Guide to Exploration & Movement
Exploration the Old World
While exploration is functionally similar in Old World as it is in Civ, there are some important differences to be mindful of.
First, on turn one, your scout unit won’t be able to get in the water. Early in the game, you’ll get to select a law, choosing either Epics or Exploration. If you pick Epics, then every enemy unit you kill will earn the city closest to the battle an extra 10 culture.
If you pick exploration, then your scout units will be able to jump in the water.
I personally prefer Exploration, but I’ve had great games where I selected Epics too, so ultimately, it comes down to a matter of personal preference and the kind of game you’re playing.
Either way, the basics of exploration are, take to the high ground as much as possible so you can uncover more terrain tiles, and hide in the forest so you don’t die. Scouts are stealthy. If you end your turn in the forest, barbarians and enemy Nations can’t see your scout, which is great news because scouts are fragile. They die easy, so scouting is dangerous.
There are three primary reasons to scout.
- First and most obviously, as a newly founded Kingdom, you need your eyes up and your fangs out, and you need those things as fast as possible. Your scouts are your eyes. You can’t know where your settlement options are, which means you can’t really plan anything, until and unless you scout your immediate area, and then beyond as time and circumstance permit.
- Second, scouting gives you bonus resources, both when you discover new special tiles, and when you park on one and spend an order to harvest from the tile, which is a thing. Yes, it costs an order, but it provides a significant enough resource boost that it’s often well worth doing. You can only harvest periodically though, so once you’ve harvested a given tile, you can move on, continue exploring later, and then circle back to the tile later to harvest again.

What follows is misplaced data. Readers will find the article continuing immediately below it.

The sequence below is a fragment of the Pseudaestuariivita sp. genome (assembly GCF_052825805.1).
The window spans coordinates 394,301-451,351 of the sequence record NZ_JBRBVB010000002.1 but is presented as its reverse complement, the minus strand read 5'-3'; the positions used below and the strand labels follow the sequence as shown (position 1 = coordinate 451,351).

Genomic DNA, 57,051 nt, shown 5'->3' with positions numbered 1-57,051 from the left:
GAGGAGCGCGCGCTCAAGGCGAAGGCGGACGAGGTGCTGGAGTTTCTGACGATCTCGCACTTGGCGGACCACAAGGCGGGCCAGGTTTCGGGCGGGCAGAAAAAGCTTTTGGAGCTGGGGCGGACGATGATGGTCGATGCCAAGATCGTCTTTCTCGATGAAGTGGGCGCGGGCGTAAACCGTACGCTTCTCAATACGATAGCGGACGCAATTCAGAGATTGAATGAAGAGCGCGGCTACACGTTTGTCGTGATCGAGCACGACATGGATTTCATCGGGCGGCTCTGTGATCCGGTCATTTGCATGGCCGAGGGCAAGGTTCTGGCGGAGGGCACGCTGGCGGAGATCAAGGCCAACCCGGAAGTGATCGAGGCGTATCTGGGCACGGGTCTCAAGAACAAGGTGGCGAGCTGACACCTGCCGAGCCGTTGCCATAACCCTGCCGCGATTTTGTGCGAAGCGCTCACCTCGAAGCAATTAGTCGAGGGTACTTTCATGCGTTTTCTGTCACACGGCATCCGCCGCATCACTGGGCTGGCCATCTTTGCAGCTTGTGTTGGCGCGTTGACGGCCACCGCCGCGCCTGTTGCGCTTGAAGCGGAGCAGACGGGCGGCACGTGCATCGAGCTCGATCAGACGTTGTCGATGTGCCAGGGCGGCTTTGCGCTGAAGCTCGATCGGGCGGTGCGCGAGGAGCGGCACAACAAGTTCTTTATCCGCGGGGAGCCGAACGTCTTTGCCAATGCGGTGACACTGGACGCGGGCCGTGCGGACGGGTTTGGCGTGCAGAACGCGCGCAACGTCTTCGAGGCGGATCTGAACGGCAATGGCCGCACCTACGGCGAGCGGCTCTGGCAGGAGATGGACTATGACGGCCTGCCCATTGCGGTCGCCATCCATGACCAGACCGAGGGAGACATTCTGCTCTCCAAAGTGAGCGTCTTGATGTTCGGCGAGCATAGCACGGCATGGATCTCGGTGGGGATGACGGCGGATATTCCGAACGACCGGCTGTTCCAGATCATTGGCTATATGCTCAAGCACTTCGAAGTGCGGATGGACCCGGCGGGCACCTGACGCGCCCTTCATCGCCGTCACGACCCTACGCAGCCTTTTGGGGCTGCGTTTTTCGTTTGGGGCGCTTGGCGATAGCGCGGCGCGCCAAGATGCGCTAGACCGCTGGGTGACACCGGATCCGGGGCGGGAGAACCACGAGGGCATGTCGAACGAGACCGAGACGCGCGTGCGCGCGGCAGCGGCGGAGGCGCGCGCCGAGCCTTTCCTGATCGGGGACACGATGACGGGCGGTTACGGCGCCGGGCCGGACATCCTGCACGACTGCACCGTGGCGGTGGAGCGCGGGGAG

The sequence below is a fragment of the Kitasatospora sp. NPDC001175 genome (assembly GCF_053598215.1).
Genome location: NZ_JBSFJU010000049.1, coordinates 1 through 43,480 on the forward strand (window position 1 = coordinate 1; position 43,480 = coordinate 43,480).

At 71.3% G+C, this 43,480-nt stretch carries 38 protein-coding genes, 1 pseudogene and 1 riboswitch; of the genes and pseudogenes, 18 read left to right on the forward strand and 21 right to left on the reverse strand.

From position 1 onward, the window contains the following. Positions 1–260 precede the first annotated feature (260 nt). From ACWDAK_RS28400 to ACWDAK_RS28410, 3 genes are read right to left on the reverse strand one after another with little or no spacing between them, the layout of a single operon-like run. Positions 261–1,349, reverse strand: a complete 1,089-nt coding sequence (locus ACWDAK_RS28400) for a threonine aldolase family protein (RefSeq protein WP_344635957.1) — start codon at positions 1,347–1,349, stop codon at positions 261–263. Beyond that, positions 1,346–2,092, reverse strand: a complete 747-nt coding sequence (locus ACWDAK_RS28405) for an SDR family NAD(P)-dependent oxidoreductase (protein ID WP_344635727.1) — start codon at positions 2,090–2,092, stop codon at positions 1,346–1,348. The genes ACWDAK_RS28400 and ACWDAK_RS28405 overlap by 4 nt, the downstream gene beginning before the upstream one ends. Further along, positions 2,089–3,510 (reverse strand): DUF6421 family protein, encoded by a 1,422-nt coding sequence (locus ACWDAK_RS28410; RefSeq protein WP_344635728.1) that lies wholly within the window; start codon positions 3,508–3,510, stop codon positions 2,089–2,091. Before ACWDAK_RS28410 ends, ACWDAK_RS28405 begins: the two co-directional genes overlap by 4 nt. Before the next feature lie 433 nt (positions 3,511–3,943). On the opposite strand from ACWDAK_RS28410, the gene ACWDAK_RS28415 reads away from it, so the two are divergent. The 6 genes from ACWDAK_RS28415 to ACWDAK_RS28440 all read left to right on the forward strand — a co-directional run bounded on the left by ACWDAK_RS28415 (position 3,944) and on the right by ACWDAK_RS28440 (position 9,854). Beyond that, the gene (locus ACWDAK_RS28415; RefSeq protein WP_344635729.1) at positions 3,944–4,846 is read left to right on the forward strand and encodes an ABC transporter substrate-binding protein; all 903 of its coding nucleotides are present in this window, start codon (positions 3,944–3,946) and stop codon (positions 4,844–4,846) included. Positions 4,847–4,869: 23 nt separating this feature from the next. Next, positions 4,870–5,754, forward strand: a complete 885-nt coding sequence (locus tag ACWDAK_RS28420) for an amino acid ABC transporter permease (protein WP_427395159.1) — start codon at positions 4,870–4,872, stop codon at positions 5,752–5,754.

In addition to that, there are ancient ruins in the game which are akin to “goody huts” in Civ. These invariably trigger some kind of event and you’ll get something for the discovery, although exactly what you get is impossible to predict.
- Third, discovering new noteworthy landmarks gives you +1 Legitimacy (+2 if you’re the first person to discover it) and Legitimacy is the currency of the realm. It’s what keeps you being the King, so anything that increases Legitimacy is good. Therefore, exploration is good.
In practice, you can expect most of the ancient ruins to be gone around turn 20-25. After that, there’s not much point in actively looking for them, though you may still occasionally stumble across one in some out of the way corner of the map.
I have found that the most likely places for ruins are around barbarian camps and empty city sites, so make it a priority to nose around those places when you find them. Also note that city sites tend to reflect real world city sites, which means you’ll usually find encampments on the coast or along rivers.
This then, begins to inform a scouting strategy. Find the coast and follow the rivers, taking the high ground as much as possible to uncover more tiles, and ending your turn in the woods whenever possible so you don’t die. In any event, ruins are a short-term phenomenon. As I mentioned by around the turn 20-25 mark you can expect that most will be gone.
By that point, the nature of the scouting game begins to change. It becomes more about scouting strategically and with an eye toward continuing your expansion. Sure, the scout’s initial efforts revealed the first couple of spots you can expand into, but by turn 20-25, there are still plenty of blank spots and unknowns on the map.